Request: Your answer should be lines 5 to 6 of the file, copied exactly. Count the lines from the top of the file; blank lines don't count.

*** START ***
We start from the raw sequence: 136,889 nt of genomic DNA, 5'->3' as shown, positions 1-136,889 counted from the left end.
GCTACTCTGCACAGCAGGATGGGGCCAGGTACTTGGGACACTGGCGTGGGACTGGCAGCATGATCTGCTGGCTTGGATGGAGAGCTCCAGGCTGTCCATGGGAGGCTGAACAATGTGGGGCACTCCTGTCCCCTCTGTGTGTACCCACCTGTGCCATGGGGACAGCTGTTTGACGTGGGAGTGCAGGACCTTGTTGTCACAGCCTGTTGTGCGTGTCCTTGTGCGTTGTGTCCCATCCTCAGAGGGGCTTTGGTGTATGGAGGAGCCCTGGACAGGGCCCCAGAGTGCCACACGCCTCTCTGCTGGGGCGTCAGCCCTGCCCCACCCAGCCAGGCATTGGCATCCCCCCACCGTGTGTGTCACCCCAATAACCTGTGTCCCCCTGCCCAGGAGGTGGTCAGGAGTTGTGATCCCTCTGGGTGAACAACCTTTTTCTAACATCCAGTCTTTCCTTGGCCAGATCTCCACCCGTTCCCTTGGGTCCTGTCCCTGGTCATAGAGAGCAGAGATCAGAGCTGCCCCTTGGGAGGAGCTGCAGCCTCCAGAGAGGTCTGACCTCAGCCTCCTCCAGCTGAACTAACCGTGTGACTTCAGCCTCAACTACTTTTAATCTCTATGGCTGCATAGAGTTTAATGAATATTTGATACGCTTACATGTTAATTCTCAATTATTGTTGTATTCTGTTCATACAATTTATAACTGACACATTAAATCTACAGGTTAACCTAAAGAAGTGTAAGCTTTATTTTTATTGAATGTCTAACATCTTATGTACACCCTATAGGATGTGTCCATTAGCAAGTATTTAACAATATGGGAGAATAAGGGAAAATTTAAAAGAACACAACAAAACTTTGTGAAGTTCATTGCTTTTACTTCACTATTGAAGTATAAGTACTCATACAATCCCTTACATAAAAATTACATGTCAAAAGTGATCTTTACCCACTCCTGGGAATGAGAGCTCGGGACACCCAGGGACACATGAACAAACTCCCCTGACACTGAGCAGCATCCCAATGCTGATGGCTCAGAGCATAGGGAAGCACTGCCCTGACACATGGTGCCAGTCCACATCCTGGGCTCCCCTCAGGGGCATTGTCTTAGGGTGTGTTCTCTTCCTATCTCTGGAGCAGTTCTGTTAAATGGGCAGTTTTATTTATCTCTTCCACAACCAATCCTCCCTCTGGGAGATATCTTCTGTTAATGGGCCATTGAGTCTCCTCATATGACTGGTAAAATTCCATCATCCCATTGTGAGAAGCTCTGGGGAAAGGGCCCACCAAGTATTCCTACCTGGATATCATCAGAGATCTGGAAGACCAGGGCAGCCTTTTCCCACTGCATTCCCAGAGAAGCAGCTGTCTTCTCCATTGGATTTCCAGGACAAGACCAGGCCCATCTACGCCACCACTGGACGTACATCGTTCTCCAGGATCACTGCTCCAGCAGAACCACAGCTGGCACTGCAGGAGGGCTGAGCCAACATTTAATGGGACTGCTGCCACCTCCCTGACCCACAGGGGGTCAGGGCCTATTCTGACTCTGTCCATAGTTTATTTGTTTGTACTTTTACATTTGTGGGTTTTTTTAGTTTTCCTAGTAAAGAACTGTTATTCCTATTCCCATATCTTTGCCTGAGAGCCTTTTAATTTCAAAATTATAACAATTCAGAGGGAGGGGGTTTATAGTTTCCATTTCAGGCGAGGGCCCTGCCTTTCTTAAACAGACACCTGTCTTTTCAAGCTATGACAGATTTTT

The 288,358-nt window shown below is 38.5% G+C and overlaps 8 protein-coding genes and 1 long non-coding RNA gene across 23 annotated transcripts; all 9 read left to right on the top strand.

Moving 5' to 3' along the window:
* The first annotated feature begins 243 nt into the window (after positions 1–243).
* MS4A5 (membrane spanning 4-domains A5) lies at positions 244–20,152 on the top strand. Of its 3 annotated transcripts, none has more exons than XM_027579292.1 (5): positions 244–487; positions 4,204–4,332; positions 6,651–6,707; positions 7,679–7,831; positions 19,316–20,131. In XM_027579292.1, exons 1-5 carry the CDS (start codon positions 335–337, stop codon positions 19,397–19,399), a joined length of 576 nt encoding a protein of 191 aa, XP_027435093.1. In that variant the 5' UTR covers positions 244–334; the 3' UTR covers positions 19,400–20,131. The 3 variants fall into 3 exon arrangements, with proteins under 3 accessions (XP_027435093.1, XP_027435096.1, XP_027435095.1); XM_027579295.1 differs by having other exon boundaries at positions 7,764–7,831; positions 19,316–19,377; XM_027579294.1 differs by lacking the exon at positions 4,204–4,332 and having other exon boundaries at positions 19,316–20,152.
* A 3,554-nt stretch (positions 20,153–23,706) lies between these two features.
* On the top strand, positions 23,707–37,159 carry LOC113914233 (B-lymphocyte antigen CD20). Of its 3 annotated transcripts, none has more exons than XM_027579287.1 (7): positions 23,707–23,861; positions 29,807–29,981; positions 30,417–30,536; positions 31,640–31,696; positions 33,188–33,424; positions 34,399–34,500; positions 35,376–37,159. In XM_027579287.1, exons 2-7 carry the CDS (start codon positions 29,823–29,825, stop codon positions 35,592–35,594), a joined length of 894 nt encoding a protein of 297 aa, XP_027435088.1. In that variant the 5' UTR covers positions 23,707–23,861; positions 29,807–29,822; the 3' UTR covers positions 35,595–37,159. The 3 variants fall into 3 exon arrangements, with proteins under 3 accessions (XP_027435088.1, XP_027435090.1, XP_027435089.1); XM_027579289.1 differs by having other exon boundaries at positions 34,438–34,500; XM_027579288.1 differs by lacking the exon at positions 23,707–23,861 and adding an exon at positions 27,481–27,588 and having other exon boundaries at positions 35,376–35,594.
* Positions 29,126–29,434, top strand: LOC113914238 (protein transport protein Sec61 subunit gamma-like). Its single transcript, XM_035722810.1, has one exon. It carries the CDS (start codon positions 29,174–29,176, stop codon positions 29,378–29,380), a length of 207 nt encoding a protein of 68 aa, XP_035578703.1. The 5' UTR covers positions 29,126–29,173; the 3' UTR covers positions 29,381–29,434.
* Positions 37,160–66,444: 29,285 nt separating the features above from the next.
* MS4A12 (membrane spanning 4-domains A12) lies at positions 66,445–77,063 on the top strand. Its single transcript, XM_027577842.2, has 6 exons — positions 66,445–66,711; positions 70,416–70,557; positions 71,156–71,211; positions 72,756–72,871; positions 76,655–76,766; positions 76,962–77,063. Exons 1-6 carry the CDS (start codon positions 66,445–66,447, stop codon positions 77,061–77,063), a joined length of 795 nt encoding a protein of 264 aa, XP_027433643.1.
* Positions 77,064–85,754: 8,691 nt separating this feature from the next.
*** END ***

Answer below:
* The first annotated feature begins 243 nt into the window (after positions 1–243).
* MS4A5 (membrane spanning 4-domains A5) lies at positions 244–20,152 on the top strand. Of its 3 annotated transcripts, none has more exons than XM_027579292.1 (5): positions 244–487; positions 4,204–4,332; positions 6,651–6,707; positions 7,679–7,831; positions 19,316–20,131. In XM_027579292.1, exons 1-5 carry the CDS (start codon positions 335–337, stop codon positions 19,397–19,399), a joined length of 576 nt encoding a protein of 191 aa, XP_027435093.1. In that variant the 5' UTR covers positions 244–334; the 3' UTR covers positions 19,400–20,131. The 3 variants fall into 3 exon arrangements, with proteins under 3 accessions (XP_027435093.1, XP_027435096.1, XP_027435095.1); XM_027579295.1 differs by having other exon boundaries at positions 7,764–7,831; positions 19,316–19,377; XM_027579294.1 differs by lacking the exon at positions 4,204–4,332 and having other exon boundaries at positions 19,316–20,152.